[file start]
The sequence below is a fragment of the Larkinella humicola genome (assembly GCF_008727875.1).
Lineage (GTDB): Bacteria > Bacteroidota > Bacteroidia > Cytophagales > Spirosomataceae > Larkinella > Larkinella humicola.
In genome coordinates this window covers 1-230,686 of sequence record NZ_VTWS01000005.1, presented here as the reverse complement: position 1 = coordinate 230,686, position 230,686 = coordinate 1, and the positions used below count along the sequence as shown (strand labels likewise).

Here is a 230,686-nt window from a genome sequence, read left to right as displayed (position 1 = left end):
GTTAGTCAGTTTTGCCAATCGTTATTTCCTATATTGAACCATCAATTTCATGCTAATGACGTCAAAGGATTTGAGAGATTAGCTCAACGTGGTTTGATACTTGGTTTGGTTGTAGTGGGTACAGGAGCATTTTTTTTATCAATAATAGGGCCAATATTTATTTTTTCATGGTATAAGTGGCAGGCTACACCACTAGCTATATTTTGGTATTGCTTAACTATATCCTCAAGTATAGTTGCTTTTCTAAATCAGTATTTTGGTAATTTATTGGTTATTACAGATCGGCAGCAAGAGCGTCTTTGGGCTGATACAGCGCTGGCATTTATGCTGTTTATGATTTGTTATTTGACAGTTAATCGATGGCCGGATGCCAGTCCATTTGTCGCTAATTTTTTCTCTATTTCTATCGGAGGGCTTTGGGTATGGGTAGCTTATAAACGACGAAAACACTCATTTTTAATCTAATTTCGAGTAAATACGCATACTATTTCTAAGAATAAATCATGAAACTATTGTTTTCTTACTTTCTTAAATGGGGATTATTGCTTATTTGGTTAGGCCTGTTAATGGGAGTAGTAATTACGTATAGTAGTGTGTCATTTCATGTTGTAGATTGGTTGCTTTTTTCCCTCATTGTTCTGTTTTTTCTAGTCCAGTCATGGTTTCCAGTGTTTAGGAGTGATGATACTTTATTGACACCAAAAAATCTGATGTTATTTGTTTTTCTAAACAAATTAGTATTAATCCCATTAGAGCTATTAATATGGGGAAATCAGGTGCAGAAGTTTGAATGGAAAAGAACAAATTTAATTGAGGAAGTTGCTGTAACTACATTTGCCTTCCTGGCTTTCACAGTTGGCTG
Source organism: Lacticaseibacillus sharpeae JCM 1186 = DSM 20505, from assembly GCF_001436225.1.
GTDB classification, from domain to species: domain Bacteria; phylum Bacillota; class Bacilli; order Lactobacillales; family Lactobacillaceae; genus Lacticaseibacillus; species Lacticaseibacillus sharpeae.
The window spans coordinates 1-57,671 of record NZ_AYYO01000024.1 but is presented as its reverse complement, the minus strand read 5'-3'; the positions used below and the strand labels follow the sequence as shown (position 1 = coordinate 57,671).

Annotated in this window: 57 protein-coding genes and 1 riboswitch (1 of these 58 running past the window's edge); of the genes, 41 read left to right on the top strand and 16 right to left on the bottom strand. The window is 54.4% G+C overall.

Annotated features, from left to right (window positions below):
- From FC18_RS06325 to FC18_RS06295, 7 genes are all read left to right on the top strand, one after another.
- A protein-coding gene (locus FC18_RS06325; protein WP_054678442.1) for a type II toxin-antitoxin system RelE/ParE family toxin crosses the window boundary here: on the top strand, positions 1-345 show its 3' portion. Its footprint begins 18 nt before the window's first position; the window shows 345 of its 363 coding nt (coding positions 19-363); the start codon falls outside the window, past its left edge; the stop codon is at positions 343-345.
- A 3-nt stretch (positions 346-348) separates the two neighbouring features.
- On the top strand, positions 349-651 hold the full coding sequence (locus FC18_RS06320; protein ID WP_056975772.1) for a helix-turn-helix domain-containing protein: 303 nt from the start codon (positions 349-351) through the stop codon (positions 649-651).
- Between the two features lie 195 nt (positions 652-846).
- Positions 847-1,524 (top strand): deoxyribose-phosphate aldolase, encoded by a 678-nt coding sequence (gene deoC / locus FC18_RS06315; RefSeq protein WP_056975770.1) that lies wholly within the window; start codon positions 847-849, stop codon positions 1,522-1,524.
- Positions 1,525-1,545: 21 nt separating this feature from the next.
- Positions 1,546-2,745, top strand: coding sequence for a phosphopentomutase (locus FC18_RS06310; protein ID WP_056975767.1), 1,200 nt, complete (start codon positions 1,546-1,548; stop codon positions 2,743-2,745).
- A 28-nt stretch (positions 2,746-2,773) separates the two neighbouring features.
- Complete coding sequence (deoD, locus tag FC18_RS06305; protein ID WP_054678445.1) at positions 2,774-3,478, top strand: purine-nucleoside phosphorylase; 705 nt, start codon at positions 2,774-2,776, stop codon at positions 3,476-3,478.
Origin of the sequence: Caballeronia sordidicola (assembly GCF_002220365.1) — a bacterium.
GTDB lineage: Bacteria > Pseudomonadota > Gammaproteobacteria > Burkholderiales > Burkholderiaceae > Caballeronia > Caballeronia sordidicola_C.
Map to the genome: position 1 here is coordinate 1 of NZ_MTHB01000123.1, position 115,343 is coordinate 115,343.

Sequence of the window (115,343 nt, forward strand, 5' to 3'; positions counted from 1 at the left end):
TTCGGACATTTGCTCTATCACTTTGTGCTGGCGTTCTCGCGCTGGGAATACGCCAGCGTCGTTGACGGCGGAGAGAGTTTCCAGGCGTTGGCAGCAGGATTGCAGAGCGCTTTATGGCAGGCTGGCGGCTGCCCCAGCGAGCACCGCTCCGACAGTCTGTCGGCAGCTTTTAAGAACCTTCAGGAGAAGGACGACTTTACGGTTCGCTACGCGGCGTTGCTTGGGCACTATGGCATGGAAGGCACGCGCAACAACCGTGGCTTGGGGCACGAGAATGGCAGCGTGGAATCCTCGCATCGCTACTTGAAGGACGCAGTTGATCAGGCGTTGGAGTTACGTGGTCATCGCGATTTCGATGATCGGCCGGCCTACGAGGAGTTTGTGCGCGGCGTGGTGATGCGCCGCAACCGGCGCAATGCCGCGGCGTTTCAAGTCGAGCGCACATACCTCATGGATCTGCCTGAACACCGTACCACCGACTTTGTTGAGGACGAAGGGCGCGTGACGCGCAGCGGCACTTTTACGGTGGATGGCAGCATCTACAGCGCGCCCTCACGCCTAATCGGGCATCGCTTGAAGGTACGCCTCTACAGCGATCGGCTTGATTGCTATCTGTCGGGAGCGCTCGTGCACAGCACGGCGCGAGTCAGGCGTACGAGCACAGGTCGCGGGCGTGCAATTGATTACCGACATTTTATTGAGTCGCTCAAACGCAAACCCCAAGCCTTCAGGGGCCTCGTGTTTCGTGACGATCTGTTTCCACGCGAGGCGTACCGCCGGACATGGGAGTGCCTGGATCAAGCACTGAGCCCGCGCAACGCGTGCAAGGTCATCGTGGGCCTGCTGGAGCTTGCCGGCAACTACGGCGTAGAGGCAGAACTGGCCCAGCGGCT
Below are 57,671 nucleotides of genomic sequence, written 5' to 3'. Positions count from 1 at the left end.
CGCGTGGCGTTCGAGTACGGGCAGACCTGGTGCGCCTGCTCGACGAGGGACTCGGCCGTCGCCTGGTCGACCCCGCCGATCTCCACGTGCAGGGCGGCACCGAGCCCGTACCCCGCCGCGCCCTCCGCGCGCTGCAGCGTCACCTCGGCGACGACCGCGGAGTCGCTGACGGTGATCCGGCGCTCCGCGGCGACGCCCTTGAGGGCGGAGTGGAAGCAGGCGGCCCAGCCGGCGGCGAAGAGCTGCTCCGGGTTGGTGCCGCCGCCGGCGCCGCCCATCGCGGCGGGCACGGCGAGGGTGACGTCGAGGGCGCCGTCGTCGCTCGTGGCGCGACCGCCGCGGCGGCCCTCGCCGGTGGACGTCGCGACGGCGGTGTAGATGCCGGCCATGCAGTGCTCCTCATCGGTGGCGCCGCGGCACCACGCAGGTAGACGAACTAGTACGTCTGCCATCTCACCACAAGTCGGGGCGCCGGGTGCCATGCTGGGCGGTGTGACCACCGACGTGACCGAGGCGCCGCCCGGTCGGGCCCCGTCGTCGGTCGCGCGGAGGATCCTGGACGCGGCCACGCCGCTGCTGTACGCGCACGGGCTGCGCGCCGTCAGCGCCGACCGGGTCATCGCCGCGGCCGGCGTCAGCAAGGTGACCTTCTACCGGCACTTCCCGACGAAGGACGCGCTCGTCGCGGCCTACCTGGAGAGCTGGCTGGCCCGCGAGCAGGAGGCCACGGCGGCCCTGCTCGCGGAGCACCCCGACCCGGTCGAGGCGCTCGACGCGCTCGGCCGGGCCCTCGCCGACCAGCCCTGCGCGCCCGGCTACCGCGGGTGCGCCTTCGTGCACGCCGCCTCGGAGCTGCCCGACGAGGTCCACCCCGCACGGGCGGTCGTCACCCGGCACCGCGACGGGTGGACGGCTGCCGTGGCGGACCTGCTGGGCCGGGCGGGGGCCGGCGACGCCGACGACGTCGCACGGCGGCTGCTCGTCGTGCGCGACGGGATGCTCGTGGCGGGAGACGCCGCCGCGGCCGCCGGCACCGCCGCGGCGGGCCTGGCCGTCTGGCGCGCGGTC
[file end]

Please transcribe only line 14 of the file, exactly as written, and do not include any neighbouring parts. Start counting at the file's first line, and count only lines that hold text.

- On the top strand, positions 349-651 hold the full coding sequence (locus FC18_RS06320; protein ID WP_056975772.1) for a helix-turn-helix domain-containing protein: 303 nt from the start codon (positions 349-351) through the stop codon (positions 649-651).